Oh, the quote by Samuel Johnson? Most know the first line, but I like the whole exchange.
We talked of war.Hat tip Bluto at Jawa.
Johnson: "Every man thinks meanly of himself for not having been a soldier, or not having been at sea."
Boswell: "Lord Mansfield does not."
Johnson: "Sir, if Lord Mansfield were in a company of General Officers and Admirals who have been in service, he would shrink; he'd wish to creep under the table."
Boswell: ""No; he'd think he could try them all."
Johnson: "Yes, if he could catch them: but they'd try him much sooner. No, Sir; were Socrates and Charles the Twelfth of Sweden both present in any company, and Socrates to say, 'Follow me, and hear a lecture on philosophy;' and Charles, laying his hand on his sword, to say, 'Follow me, and dethrone the Czar;' a man would be ashamed to follow Socrates. Sir, the impression is universal; yet it is strange. As to the sailor, when you look down from the quarter deck to the space below, you see the utmost extremity of human misery; such crouding, such filth, such stench!"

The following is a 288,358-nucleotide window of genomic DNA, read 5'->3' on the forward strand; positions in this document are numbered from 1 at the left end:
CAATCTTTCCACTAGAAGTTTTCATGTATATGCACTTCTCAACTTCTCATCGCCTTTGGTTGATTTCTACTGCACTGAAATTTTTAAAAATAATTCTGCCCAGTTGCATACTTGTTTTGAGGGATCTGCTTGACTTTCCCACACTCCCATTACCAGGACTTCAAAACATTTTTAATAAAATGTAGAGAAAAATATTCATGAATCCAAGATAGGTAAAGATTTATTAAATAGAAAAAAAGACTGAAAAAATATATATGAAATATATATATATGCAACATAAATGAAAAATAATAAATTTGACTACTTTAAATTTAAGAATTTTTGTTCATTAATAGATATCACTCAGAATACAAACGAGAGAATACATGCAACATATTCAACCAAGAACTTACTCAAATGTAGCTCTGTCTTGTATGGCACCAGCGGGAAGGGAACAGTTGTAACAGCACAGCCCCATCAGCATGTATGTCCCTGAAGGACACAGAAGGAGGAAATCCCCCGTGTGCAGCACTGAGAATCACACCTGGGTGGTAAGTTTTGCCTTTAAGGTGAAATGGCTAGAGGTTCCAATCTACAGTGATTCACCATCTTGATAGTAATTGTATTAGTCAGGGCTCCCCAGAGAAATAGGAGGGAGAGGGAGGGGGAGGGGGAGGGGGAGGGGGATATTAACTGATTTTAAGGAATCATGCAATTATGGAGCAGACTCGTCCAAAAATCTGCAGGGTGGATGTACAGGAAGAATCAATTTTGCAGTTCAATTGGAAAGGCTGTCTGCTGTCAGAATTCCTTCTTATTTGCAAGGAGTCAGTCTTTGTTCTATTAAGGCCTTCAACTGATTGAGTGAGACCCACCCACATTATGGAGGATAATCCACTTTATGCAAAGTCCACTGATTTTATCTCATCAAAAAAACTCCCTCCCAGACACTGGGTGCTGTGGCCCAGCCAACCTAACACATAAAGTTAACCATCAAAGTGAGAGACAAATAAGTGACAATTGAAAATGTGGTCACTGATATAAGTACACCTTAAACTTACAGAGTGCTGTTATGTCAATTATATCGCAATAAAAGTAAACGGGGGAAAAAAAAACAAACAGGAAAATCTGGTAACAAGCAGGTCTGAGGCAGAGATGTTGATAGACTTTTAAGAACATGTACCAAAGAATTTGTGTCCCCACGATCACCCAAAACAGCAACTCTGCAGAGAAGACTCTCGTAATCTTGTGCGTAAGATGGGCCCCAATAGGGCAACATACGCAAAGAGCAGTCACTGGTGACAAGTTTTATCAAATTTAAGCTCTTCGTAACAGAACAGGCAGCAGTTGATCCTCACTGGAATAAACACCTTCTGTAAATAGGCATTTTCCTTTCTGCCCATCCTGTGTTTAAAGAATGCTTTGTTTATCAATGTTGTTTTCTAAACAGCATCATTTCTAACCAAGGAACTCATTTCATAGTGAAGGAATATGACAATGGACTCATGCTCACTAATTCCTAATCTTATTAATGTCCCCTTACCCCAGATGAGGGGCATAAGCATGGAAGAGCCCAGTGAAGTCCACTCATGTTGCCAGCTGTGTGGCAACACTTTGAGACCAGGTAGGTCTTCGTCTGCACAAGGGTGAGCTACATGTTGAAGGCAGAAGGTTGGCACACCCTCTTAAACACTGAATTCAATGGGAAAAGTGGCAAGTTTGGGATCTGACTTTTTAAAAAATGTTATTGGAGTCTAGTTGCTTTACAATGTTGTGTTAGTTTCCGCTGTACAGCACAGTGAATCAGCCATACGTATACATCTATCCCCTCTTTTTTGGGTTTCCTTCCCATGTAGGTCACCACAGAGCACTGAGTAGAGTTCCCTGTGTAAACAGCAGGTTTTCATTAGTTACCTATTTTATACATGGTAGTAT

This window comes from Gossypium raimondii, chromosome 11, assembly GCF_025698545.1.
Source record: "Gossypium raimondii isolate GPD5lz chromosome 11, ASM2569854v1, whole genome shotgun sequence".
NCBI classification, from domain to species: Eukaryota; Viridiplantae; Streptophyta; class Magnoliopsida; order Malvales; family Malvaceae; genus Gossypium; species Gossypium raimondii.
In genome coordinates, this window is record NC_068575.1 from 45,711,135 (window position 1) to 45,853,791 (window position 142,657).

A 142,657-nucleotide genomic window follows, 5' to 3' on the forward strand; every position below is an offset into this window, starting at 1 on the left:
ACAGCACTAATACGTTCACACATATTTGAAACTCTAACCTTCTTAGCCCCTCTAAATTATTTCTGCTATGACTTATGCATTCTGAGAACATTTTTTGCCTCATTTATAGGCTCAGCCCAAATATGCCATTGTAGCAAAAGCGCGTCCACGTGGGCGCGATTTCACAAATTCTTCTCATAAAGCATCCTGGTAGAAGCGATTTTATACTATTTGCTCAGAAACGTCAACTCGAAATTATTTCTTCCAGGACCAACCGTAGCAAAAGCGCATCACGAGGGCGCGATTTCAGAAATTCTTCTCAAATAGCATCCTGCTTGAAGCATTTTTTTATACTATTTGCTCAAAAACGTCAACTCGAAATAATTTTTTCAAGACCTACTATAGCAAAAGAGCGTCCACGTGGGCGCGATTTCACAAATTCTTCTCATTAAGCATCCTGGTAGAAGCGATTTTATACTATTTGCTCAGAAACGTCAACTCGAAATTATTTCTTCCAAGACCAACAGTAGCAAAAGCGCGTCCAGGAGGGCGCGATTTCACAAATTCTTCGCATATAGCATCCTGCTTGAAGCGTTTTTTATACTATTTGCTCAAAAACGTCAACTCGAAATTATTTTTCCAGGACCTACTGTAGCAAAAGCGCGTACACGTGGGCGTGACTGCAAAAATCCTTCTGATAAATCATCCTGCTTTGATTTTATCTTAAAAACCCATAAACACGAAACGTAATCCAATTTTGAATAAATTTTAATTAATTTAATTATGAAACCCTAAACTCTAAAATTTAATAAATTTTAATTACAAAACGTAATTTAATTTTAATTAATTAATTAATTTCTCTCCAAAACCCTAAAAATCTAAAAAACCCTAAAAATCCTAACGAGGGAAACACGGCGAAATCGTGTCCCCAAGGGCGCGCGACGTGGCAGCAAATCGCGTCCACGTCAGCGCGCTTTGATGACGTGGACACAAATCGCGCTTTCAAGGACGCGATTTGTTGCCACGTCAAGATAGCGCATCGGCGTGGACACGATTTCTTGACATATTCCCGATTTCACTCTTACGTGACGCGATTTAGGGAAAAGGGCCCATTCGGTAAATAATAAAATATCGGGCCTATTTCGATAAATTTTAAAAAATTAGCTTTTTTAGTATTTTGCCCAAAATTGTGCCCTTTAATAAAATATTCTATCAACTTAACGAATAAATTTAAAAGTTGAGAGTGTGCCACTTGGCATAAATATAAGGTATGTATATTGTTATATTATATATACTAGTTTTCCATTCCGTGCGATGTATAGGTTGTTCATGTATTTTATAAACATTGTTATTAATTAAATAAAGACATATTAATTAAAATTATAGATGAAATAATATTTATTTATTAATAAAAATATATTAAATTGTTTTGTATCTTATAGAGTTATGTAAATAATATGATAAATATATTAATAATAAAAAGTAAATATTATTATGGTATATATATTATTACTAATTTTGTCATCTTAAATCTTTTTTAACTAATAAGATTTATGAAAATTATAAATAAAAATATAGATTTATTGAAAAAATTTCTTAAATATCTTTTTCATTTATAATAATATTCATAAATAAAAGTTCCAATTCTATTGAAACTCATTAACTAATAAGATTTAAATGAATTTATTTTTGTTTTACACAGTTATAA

Boswell: "Yet sailors are happy."
Johnson: "They are happy as brutes are happy, with a piece of fresh meat, --with the grossest sensuality. But, Sir, the profession of soldiers and sailors has the dignity of danger. Mankind reverence those who have got over fear, which is so general a weakness."
Scott: "But is not courage mechanical, and to be acquired?"
Johnson: "Why yes, Sir, in a collective sense. Soldiers consider themselves only as parts of a great machine."
Scott: "We find people fond of being sailors."
Johnson: "I cannot account for that, any more than I can account for other strange perversions of imagination."